This kundalini yoga pose is a good Solar Plexus exercise. This can be done to heal, balance and strengthening the Solar Plexus by developing this strength. The intention is for optimum health and that the person becomes more efficient and less stressed.

How Can Reflexology Help?

In the beginning, the middle and at the end every single reflexology session I give, I hold the Solar Plexus reflex points. Truly the “Sun Center”, if there was ever a favorite reflex for me to work, this would be it.

First, let’s find its point location: the Solar Plexus reflex is found bilaterally on the plantar surface and below the heads of metatarsals 2 & 3 (at the point between the distal shafts).

As noted above, it’s the area associated with organs and chakras, but did you know that it comes close to matching the kidney meridian as well.

In my last newsletter I mentioned that in oriental medicine, the Kidney Meridian and specifically the first Kidney Meridian point (K1) is thought of as the “Source of Chi”.

And, the Kidney Meridian is located between the Solar Plexus point and our own reflexology Kidney Reflex!

In each of my training programs, I reinforce how powerful this one reflex point is. I feel the connection and my clients do to.

You know it’s a good reflex when a client will say, “I really felt a lot of energy on that point”. It happens over and over again.

In fact, I think that the Solar Plexus reflex is such a powerful point for relaxation and stress relief that when students ask what to do if they’re not sure how to proceed, I tell them to hold these points, for several minutes.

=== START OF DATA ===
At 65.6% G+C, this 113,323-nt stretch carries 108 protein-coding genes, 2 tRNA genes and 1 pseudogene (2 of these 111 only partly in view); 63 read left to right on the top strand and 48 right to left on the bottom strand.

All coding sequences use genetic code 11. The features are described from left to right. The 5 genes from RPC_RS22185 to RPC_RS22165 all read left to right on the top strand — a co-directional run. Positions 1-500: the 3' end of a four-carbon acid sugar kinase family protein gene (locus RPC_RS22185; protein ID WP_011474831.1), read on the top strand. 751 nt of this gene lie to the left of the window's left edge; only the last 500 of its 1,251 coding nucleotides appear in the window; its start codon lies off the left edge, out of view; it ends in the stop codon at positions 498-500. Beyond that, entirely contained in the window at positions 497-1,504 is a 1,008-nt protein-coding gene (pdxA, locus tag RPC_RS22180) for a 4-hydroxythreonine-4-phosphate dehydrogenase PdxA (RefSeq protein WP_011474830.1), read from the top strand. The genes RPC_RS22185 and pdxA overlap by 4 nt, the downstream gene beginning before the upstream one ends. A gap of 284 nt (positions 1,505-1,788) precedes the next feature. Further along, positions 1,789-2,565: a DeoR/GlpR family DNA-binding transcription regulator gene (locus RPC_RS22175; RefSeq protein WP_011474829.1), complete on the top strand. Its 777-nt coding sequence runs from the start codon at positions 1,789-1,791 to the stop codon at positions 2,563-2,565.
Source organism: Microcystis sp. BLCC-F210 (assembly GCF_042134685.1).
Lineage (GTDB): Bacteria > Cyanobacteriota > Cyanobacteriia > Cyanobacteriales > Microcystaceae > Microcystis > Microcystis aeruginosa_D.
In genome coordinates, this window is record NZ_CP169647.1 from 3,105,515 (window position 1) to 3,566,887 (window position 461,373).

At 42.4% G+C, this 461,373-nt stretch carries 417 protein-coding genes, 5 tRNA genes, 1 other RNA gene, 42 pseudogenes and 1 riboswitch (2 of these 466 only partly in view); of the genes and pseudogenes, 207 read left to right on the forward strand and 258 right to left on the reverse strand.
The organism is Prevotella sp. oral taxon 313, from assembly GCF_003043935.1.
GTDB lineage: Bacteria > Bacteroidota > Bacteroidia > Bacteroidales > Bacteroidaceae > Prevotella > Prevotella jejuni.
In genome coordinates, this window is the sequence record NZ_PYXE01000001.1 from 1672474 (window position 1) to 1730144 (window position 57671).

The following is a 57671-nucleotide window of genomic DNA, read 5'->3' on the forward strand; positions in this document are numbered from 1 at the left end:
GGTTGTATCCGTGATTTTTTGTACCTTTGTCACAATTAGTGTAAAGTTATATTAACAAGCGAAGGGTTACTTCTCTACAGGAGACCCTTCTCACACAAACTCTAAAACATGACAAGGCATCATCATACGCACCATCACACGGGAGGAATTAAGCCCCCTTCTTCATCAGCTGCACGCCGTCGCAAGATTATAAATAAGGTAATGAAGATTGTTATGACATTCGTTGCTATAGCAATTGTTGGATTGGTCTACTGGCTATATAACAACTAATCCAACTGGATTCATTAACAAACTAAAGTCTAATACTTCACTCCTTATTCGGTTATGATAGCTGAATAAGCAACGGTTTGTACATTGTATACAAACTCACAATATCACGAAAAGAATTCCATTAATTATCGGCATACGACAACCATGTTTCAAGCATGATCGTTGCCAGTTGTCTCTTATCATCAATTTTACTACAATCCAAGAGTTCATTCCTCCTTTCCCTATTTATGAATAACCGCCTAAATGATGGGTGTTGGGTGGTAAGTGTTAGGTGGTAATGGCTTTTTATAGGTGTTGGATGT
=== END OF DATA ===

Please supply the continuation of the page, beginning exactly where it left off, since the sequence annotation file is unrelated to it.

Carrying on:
That one pair of reflex points alone will elicit a similar relaxation effect that working on several other points, for a much longer period of time, will do.

For example if a person is frail or there is a contraindication for the application of pressure, I will gently hold the Solar Plexus points, without applying any pressure – just contact, for several minutes.

Of course, we do this naturally when someone is ill or in the hospital… it’s just more common to make the contact with the Solar Plexus points on the hands.

When you hold someone’s hand or even shake their hand, you are making contact through the Solar Plexus points.

It is truly an act of being open and compassionate.

So, to honor the multiple modalities and multiple functions of the Solar Plexus reflex and its importance to relaxing the body, it’s always a good idea to give it some extra attention when giving a reflexology session (don’t forget that this includes self-help too).

I always detail the Solar Plexus reflex as I work on the Respiratory Diaphragm reflex as well.

And, don’t forget about the rest of the family – the Nervous System reflexes. It’s a small system and easy to detail in its entirety.

Enjoy your wonderful reflexology skills and explore how beautifully reflexology supports us body and soul.

Here’s to your good reflexology health!

© Wendy I. Coad


You can as long as you include this complete blurb with it: Online health and reflexology expert Wendy I. Coad, the “Reflexology Professor” publishes the popular “Reflexology Secrets, Tips and Techniques” monthly email newsletter to subscribers from around the world. If you’re ready to enjoy health, express creativity, gain knowledge and skyrocket you reflexology or holistic health career, get your FREE tips now at and join us at the top right corner.